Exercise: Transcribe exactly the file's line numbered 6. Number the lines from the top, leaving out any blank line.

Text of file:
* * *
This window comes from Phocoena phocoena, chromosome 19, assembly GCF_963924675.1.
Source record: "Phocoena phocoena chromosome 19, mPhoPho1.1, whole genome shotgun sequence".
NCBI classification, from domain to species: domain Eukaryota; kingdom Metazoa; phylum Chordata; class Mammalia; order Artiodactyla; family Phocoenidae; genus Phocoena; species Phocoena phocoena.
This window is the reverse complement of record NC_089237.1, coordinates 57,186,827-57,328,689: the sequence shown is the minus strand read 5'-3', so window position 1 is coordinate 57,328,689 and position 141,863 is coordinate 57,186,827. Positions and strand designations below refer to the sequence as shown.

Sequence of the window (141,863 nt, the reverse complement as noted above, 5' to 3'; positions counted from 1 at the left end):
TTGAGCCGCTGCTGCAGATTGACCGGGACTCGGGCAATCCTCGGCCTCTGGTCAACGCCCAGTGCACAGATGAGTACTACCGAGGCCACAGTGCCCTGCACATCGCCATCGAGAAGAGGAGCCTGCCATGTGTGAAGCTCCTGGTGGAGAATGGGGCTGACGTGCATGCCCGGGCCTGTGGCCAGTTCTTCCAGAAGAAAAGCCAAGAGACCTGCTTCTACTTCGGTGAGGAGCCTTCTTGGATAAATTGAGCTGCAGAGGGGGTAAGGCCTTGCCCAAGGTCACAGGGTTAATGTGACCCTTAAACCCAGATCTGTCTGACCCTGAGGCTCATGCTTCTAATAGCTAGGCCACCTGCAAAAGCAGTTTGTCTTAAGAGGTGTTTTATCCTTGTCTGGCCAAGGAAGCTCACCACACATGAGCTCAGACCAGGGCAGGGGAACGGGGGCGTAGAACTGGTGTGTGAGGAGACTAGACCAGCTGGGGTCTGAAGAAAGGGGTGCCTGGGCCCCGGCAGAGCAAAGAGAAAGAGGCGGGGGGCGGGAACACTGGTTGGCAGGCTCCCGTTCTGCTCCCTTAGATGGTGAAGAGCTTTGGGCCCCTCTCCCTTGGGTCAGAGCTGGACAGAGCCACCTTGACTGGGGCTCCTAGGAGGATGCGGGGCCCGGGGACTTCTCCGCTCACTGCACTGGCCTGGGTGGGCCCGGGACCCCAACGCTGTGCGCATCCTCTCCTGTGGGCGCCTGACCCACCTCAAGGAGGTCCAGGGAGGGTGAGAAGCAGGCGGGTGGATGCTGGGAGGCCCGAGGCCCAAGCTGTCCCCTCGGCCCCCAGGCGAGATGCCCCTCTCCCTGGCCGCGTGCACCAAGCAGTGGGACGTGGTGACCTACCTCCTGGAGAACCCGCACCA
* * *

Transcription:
TTGAGCCGCTGCTGCAGATTGACCGGGACTCGGGCAATCCTCGGCCTCTGGTCAACGCCCAGTGCACAGATGAGTACTACCGAGGCCACAGTGCCCTGCACATCGCCATCGAGAAGAGGAGCCTGCCATGTGTGAAGCTCCTGGTGGAGAATGGGGCTGACGTGCATGCCCGGGCCTGTGGCCAGTTCTTCCAGAAGAAAAGCCAAGAGACCTGCTTCTACTTCGGTGAGGAGCCTTCTTGGATAAATTGAGCTGCAGAGGGGGTAAGGCCTTGCCCAAGGTCACAGGGTTAATGTGACCCTTAAACCCAGATCTGTCTGACCCTGAGGCTCATGCTTCTAATAGCTAGGCCACCTGCAAAAGCAGTTTGTCTTAAGAGGTGTTTTATCCTTGTCTGGCCAAGGAAGCTCACCACACATGAGCTCAGACCAGGGCAGGGGAACGGGGGCGTAGAACTGGTGTGTGAGGAGACTAGACCAGCTGGGGTCTGAAGAAAGGGGTGCCTGGGCCCCGGCAGAGCAAAGAGAAAGAGGCGGGGGGCGGGAACACTGGTTGGCAGGCTCCCGTTCTGCTCCCTTAGATGGTGAAGAGCTTTGGGCCCCTCTCCCTTGGGTCAGAGCTGGACAGAGCCACCTTGACTGGGGCTCCTAGGAGGATGCGGGGCCCGGGGACTTCTCCGCTCACTGCACTGGCCTGGGTGGGCCCGGGACCCCAACGCTGTGCGCATCCTCTCCTGTGGGCGCCTGACCCACCTCAAGGAGGTCCAGGGAGGGTGAGAAGCAGGCGGGTGGATGCTGGGAGGCCCGAGGCCCAAGCTGTCCCCTCGGCCCCCAGGCGAGATGCCCCTCTCCCTGGCCGCGTGCACCAAGCAGTGGGACGTGGTGACCTACCTCCTGGAGAACCCGCACCA